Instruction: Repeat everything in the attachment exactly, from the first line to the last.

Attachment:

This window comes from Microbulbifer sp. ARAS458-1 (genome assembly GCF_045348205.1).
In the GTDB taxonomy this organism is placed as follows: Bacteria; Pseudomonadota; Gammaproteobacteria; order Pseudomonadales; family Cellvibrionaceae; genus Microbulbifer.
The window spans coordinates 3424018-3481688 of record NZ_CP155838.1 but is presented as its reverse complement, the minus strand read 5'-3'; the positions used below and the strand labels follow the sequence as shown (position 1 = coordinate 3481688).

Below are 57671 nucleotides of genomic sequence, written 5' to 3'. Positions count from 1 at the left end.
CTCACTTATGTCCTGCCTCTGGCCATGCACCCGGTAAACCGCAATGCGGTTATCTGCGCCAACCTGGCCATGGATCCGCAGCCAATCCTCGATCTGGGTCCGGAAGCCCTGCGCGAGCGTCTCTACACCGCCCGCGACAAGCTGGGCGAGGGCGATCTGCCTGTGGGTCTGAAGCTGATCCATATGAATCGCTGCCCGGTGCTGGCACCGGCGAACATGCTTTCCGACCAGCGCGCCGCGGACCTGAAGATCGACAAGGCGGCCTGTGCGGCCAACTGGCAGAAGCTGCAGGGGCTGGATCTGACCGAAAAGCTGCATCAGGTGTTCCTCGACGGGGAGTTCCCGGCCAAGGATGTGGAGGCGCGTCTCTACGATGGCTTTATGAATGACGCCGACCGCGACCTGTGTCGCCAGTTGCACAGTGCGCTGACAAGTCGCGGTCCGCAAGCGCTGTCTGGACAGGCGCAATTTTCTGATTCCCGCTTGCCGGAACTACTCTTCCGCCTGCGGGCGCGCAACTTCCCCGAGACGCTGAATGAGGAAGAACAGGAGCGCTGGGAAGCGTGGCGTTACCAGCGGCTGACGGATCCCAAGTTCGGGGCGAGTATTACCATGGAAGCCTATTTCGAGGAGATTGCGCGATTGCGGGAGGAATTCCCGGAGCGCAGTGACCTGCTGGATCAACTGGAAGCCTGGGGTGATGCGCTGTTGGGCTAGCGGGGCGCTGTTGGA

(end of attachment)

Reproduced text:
This window comes from Microbulbifer sp. ARAS458-1 (genome assembly GCF_045348205.1).
In the GTDB taxonomy this organism is placed as follows: Bacteria; Pseudomonadota; Gammaproteobacteria; order Pseudomonadales; family Cellvibrionaceae; genus Microbulbifer.
The window spans coordinates 3424018-3481688 of record NZ_CP155838.1 but is presented as its reverse complement, the minus strand read 5'-3'; the positions used below and the strand labels follow the sequence as shown (position 1 = coordinate 3481688).

Below are 57671 nucleotides of genomic sequence, written 5' to 3'. Positions count from 1 at the left end.
CTCACTTATGTCCTGCCTCTGGCCATGCACCCGGTAAACCGCAATGCGGTTATCTGCGCCAACCTGGCCATGGATCCGCAGCCAATCCTCGATCTGGGTCCGGAAGCCCTGCGCGAGCGTCTCTACACCGCCCGCGACAAGCTGGGCGAGGGCGATCTGCCTGTGGGTCTGAAGCTGATCCATATGAATCGCTGCCCGGTGCTGGCACCGGCGAACATGCTTTCCGACCAGCGCGCCGCGGACCTGAAGATCGACAAGGCGGCCTGTGCGGCCAACTGGCAGAAGCTGCAGGGGCTGGATCTGACCGAAAAGCTGCATCAGGTGTTCCTCGACGGGGAGTTCCCGGCCAAGGATGTGGAGGCGCGTCTCTACGATGGCTTTATGAATGACGCCGACCGCGACCTGTGTCGCCAGTTGCACAGTGCGCTGACAAGTCGCGGTCCGCAAGCGCTGTCTGGACAGGCGCAATTTTCTGATTCCCGCTTGCCGGAACTACTCTTCCGCCTGCGGGCGCGCAACTTCCCCGAGACGCTGAATGAGGAAGAACAGGAGCGCTGGGAAGCGTGGCGTTACCAGCGGCTGACGGATCCCAAGTTCGGGGCGAGTATTACCATGGAAGCCTATTTCGAGGAGATTGCGCGATTGCGGGAGGAATTCCCGGAGCGCAGTGACCTGCTGGATCAACTGGAAGCCTGGGGTGATGCGCTGTTGGGCTAGCGGGGCGCTGTTGGA